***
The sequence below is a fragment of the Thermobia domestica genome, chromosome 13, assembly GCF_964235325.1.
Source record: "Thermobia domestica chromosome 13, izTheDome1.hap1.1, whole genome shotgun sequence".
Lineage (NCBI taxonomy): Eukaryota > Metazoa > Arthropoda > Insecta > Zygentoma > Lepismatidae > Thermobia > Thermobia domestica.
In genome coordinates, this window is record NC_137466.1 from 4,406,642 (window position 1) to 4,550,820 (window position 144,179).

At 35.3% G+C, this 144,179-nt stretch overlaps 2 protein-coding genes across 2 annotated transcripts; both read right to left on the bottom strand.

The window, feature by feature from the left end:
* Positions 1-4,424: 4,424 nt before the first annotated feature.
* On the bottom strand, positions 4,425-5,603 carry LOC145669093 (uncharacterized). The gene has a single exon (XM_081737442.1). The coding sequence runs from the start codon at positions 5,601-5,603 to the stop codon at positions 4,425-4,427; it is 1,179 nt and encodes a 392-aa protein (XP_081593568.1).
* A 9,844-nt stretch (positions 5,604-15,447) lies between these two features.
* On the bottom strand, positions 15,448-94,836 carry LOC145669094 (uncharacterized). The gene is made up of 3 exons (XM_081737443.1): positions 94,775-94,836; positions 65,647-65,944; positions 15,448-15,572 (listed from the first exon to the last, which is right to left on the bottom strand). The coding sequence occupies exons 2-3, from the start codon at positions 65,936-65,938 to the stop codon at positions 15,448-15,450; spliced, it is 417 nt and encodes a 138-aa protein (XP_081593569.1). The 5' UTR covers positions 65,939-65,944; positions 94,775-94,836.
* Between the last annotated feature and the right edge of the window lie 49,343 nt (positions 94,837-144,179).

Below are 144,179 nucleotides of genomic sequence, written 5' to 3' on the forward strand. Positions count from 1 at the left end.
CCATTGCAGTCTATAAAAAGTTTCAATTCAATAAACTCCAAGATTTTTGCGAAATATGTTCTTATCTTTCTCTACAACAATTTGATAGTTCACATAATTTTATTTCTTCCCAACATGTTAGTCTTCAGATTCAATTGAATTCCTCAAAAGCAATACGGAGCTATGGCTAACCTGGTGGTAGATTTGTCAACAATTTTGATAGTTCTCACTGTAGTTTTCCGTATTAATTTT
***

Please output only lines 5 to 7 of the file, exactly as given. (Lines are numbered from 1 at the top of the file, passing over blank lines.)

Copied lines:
At 35.3% G+C, this 144,179-nt stretch overlaps 2 protein-coding genes across 2 annotated transcripts; both read right to left on the bottom strand.

The window, feature by feature from the left end:
* Positions 1-4,424: 4,424 nt before the first annotated feature.